10/9 – Bedford, HRM 35: It was a slow day at the Chestnut Ridge Hawkwatch. Only six raptors were counted as migrants. Multiple sharp-shinned hawks and Cooper’s hawks were spotted, sparring with each other and then diving back into the trees. Non-raptor observations included 26 blue jays, seventeen Canada geese, and one monarch.
– Charlie Plimpton, Chelsea Blauvelt


The Hudson is measured north from Hudson River Mile 0 at the Battery at the southern tip of Manhattan. The George Washington Bridge is at HRM 12, the Tappan Zee 28, Bear Mountain 47, Beacon-Newburgh 62, Mid-Hudson 75, Kingston-Rhinecliff 95, Rip Van Winkle 114, and the Federal Dam at Troy, the head of tidewater, at 153. The tidal section of the Hudson constitutes a bit less than half the total distance – 315 miles – from Lake Tear of the Clouds to the Battery. Entries from points east and west in the watershed reference the corresponding river mile on the mainstem.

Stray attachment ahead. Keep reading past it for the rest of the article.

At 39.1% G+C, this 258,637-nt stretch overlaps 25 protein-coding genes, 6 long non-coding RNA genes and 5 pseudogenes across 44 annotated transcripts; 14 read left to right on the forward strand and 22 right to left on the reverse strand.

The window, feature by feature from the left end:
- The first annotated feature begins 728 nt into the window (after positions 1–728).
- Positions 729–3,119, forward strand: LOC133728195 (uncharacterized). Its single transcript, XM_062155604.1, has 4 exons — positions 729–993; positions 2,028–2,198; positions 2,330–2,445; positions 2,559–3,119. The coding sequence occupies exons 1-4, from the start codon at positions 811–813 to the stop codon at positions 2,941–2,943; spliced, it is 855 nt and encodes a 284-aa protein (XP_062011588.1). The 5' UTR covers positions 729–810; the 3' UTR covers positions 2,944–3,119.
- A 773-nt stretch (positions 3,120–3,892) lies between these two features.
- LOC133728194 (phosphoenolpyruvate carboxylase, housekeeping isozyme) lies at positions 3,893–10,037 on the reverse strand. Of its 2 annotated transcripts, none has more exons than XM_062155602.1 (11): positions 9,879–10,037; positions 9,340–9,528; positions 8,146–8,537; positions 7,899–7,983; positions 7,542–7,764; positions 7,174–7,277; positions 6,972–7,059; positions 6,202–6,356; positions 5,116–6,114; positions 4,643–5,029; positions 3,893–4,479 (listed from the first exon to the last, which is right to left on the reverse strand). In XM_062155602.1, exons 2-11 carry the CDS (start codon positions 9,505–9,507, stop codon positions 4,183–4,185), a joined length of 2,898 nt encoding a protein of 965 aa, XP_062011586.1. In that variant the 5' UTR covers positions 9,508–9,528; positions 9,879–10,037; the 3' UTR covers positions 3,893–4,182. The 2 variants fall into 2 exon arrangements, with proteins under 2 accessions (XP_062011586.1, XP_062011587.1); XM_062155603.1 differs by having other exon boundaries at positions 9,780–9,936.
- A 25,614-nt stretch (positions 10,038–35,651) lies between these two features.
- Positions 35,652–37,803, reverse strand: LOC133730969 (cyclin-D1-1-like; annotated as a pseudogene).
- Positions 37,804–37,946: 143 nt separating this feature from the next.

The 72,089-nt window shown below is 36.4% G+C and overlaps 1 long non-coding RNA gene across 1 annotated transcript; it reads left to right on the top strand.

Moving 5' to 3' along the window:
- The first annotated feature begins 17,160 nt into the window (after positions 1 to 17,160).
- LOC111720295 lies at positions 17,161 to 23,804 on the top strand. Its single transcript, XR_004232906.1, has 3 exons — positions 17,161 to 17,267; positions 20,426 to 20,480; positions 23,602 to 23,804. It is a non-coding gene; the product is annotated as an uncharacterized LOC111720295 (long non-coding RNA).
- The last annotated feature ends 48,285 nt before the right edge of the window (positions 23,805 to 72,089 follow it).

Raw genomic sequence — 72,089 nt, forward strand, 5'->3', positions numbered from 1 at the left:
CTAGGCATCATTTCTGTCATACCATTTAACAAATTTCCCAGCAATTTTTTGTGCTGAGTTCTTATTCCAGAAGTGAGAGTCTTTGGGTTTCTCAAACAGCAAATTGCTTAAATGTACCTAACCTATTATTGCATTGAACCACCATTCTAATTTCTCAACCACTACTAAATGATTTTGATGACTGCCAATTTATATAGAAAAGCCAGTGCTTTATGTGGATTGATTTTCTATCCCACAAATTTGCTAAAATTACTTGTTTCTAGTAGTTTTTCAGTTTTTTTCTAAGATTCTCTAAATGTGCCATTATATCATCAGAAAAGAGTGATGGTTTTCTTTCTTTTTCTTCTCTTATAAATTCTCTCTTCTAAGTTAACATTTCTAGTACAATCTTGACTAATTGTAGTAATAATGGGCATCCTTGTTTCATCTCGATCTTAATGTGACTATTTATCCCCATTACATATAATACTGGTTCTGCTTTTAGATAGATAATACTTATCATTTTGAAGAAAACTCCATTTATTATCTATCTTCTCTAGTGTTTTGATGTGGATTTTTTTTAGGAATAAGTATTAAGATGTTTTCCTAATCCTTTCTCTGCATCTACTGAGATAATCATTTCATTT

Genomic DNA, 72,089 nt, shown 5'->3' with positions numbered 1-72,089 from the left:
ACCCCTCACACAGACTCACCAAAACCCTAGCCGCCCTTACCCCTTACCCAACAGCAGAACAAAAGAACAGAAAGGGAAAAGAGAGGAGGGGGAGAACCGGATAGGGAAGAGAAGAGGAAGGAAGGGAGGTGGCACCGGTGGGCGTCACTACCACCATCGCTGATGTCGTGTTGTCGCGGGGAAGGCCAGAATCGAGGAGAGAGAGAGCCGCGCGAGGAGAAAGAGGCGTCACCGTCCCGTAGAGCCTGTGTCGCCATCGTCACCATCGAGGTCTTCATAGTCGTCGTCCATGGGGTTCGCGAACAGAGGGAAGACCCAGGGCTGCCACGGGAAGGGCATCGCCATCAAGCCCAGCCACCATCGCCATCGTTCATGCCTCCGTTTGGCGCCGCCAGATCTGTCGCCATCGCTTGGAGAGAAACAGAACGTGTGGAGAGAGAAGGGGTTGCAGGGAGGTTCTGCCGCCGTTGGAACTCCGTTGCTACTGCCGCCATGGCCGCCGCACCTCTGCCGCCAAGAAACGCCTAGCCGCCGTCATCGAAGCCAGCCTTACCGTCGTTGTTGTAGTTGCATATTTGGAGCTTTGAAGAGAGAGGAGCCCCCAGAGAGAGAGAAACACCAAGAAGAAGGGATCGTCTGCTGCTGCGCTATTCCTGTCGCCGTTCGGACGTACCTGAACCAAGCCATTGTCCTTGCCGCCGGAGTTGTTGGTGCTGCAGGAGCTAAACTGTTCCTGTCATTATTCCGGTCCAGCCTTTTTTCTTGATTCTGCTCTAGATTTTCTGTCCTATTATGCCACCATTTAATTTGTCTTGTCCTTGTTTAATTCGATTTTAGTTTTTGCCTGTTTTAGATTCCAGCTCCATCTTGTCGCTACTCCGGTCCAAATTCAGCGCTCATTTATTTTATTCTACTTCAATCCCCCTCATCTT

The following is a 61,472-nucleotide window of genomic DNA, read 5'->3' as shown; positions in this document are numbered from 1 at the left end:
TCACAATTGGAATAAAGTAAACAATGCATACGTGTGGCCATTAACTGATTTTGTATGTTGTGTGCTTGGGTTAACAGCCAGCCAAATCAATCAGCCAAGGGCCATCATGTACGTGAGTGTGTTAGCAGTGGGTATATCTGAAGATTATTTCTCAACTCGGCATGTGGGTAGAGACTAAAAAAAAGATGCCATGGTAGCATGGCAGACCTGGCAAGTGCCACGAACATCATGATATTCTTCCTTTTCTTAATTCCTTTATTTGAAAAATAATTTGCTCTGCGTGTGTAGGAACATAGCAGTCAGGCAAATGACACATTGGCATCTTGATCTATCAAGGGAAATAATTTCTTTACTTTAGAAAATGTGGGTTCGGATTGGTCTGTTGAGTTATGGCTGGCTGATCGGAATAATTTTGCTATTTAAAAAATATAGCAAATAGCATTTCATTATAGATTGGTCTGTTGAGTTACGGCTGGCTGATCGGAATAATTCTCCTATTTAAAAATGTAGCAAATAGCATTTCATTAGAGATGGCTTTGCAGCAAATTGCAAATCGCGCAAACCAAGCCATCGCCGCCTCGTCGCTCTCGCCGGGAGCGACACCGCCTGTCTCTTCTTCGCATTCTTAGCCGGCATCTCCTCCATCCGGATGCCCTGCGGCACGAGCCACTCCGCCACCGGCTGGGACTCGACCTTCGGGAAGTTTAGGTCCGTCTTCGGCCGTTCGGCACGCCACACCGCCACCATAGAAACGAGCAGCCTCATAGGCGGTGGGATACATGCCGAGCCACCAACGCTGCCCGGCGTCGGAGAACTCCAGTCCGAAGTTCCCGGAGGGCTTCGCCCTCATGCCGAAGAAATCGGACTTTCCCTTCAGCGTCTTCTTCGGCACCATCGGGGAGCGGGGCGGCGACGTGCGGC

The Hudson River Almanac is compiled and edited by Tom Lake and emailed weekly by DEC’s Hudson River Estuary Program. Share your observations by e-mailing them to

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National Oceanic and Atmospheric Administration online tide and tidal current predictions are invaluable when planning Hudson River field trips.

For real-time information on Hudson River tides, weather and water conditions from eight monitoring stations, visit the Hudson River Environmental Conditions Observing System website.

Visit the U.S. Geological Survey’s Hudson River Salt Front website for historical information on the salt front’s movements in the estuary.

Information about the Hudson River Estuary Program is available on DEC’s website at .

Smartphone app available for New York outdoor enthusiasts!